JavaScript is off. Please enable to view full site.

Uber selling local operations to Grab hardly embraced by Vietnamese drivers, users

Uber selling local operations to Grab hardly embraced by Vietnamese drivers, users

Tuesday, March 27, 2018, 17:00 GMT+7

Uber’s selling of its Southeast Asian business to regional rival Grab does not bode well for both passengers and drivers in Vietnam, as monopoly is clearly in sight when the two-horse race officially ends next month.

Uber announced on Monday it will be combining operations with Grab to elevate ridesharing service to a new level in Vietnam and across Southeast Asia.

“We will be transitioning our services over to the Grab platform by April 8, 2018, so all requests after that date should be made from the Grab app,” the firm said in an email to its app users.

Grab, which will sell a 27.5 percent stake to Uber as part of the transaction, also delivered a similar announcement to its drivers, underlining that the takeover will only allow them to make bigger incomes from their rival’s customers.

However, Grab and Uber drivers, particularly those who drive for both apps, and customers have received the news with little enthusiasm.

The two ride-hailing companies, like other similar tech-based services throughout Asia, have relied heavily on discounts and promotions to attract people to drive for and travel with them.

With no more competition, it is concerned that Grab will offer less promotions to customers, and lower commissions to its drivers.

Two Grab drivers talk to a Uber driver in Ho Chi Minh City on December 17, 2017. Photo: Tuoi Tre
Two Grab drivers talk to an Uber driver in Ho Chi Minh City on December 17, 2017. Photo: Tuoi Tre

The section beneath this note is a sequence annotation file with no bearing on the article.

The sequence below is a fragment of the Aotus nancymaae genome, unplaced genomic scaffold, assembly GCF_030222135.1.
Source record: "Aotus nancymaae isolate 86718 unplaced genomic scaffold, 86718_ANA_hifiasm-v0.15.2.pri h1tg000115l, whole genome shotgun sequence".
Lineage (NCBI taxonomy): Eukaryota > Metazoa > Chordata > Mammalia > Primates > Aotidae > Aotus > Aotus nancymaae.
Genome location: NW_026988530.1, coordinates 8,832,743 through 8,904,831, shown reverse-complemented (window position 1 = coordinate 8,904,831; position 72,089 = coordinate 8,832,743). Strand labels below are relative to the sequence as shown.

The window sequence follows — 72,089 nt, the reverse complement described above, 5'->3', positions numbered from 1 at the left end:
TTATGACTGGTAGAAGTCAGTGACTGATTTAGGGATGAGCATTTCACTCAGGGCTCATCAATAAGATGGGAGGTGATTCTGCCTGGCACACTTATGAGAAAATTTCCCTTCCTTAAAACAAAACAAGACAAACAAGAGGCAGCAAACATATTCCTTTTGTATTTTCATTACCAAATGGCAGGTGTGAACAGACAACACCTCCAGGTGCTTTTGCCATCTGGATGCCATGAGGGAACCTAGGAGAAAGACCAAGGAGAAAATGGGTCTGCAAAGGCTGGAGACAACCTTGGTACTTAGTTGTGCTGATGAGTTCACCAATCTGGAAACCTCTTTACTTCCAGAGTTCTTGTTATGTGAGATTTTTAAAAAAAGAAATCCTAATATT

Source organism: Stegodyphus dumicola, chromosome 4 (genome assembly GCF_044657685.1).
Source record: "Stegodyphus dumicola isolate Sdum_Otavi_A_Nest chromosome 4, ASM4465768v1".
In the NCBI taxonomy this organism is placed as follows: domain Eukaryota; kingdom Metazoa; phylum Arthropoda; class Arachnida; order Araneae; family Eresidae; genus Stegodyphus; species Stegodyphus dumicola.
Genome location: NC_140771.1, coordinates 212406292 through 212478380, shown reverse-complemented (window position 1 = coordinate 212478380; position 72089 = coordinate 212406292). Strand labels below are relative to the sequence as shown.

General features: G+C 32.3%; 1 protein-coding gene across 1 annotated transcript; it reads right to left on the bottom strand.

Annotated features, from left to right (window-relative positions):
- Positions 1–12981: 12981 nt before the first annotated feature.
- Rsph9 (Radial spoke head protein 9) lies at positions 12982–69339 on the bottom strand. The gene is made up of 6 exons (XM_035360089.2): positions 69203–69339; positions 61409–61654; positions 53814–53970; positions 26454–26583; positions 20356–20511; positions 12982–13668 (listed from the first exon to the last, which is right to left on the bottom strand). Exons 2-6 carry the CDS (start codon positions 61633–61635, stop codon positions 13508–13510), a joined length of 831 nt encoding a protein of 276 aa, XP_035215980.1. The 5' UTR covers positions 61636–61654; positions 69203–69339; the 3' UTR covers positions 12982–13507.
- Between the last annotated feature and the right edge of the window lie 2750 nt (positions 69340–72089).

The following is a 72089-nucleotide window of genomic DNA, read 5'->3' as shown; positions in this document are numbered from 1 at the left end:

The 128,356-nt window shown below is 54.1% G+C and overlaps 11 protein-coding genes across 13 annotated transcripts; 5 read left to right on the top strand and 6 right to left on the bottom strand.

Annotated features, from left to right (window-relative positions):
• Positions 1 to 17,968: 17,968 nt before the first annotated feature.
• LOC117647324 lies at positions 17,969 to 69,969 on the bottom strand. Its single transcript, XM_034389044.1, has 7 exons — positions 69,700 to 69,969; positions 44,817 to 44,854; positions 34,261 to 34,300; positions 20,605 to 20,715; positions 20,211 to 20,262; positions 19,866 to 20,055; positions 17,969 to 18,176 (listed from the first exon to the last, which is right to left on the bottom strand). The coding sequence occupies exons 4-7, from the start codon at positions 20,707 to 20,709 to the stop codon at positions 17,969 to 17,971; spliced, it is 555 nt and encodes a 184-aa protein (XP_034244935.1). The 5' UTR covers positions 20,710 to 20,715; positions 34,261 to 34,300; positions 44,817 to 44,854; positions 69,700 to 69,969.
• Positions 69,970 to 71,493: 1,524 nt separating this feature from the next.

No competition, more worries

Ta Minh Duong, a Ho Chi Minh City resident who has been driving for both apps for eight months, told Tuoi Tre (Youth) newspaper that his income after the April 8 transition mark is now in doubt.

Uber charges its drivers 25 percent of every ride cost, but gives them bonuses ranging from VND5,000 to more than VND40,000 per ride on a frequent basis, Duong said.

Grab sets a lower commission rate, 20 percent per journey, but is not as generous as Uber when it comes to ride bonuses.

“When the two become one and Grab is the only giant player in the game, who knows how it will treat drivers,” Duong said with worries.

Ta Chuong Khang, who became an Uber driver in July 2017, is concerned that drivers will have fewer chances to make long journeys given the broader network of Grab.

“Grab is available in Dong Nai and Binh Duong so we will not be able to take passengers from Ho Chi Minh City to these neighboring provinces anymore, which also means earnings decline,” he explained.

Other drivers said they will be unable to choose which app to work for, based on their customer base, as there is only one option.

An Uber driver named Tai had his Grab account locked after he opposed the company’s commission hike.